The Meaning of Wilderness We reject the notion that wilderness is merely a remote destination suitable only for backpacking. We see wilderness as a wild home for unfettered life. Wilderness means:

Extensive roadless areas—vast, self-regulated landscapes—free of mechanized human use and the sounds and constructions of modern civilization;

Viable, self-reproducing populations of all native species, including large predators;

Natural patterns of diversity at the genetic, species, ecosystem, and landscape levels.

Such wilderness is absolutely essential. It is not the solution to every ecological problem, but without wilderness the planet will sink further into biological poverty, and humanity’s communion with its roots will be lost forever.

Our Method We seek partnerships with grassroots and national conservation organizations, government agencies, indigenous peoples, private landowners, and with naturalists, scientists, and conservationists across the continent to create networks of wildlands from Central America to Alaska and from Nova Scotia to California. We seek to heal nature’s wounds by designing and creating wildlands networks and by restoring critical species and ecological processes to the land.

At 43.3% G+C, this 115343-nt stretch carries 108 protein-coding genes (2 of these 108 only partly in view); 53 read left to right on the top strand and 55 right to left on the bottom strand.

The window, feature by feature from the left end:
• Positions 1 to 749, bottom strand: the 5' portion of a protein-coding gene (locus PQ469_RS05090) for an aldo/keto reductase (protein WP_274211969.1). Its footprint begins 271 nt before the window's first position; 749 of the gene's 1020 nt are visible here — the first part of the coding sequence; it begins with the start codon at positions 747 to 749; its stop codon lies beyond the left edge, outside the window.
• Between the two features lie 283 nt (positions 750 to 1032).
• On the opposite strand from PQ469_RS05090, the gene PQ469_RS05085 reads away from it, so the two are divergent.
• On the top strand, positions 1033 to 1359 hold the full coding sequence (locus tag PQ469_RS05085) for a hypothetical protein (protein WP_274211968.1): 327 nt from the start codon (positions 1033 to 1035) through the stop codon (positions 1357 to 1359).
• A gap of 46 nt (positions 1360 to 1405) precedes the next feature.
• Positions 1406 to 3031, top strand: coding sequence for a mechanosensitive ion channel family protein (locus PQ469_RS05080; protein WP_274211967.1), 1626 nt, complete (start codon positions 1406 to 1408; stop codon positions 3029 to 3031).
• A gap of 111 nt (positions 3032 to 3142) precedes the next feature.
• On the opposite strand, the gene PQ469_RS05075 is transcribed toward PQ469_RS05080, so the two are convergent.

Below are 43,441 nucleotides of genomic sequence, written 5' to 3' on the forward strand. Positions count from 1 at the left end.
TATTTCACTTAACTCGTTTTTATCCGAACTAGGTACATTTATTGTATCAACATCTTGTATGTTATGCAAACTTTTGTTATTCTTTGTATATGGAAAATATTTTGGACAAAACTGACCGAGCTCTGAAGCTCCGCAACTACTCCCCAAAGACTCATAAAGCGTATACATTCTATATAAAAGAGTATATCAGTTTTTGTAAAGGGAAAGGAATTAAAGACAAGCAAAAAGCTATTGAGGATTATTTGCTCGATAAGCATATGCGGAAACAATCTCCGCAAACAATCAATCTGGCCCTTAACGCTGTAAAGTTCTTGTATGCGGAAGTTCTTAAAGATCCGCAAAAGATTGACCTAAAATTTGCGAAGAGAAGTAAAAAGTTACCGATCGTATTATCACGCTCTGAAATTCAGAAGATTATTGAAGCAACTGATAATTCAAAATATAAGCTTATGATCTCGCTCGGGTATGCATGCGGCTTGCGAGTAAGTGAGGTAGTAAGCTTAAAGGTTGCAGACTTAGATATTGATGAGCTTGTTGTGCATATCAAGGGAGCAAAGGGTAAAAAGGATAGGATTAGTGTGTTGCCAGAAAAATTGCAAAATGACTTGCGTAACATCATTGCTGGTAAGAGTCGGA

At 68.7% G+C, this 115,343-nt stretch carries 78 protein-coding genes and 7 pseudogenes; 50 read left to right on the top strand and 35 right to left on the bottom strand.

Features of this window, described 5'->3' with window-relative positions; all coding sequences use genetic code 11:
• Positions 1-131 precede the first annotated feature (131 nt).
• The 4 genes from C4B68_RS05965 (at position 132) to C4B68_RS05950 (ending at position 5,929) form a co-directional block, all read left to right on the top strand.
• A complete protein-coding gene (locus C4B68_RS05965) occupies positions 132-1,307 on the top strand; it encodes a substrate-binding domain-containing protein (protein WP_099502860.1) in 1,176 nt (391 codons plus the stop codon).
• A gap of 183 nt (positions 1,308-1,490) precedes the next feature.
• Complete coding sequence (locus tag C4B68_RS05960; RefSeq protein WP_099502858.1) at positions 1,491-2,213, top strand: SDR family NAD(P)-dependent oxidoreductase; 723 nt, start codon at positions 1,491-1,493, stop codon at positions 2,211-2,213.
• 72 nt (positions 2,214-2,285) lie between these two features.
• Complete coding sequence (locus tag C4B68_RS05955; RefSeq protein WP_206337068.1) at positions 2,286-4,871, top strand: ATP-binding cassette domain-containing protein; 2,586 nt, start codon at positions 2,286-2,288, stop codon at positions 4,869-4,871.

The wildlands networks will:

Support the repatriation of top predators where they have been extirpated from present and future wilderness areas and national parks;

Establish large areas of wild habitat where plants and animals are unrestrained, where native species thrive, and where nature, not technology, determines their evolutionary fate;

Establish extensive linkages between large natural areas to ensure the continuation of migrations and other movements vital for the survival of healthy populations;

Enable the recovery of natural processes such as fire.

We will implement these networks by:

Supporting the designation of new conservation areas and improving the management of existing public lands;

Campaigning both for the removal of public subsidies that maintain abusive land-use practices and for positive incentives that encourage responsible land management;

Assisting land owners and land trusts in the voluntary protection of critical parcels of private land;

Cooperating with transportation agencies to help remove or mitigate barriers to wildlife movement;

Working with planners at all levels to create a balance between the needs of nature and human society;

Promoting the restoration of disturbed lands and waters until that time when nature has recovered and can manage itself.

Inspiring the people of North America to care for their home—for its own sake and for the sake of those yet to come."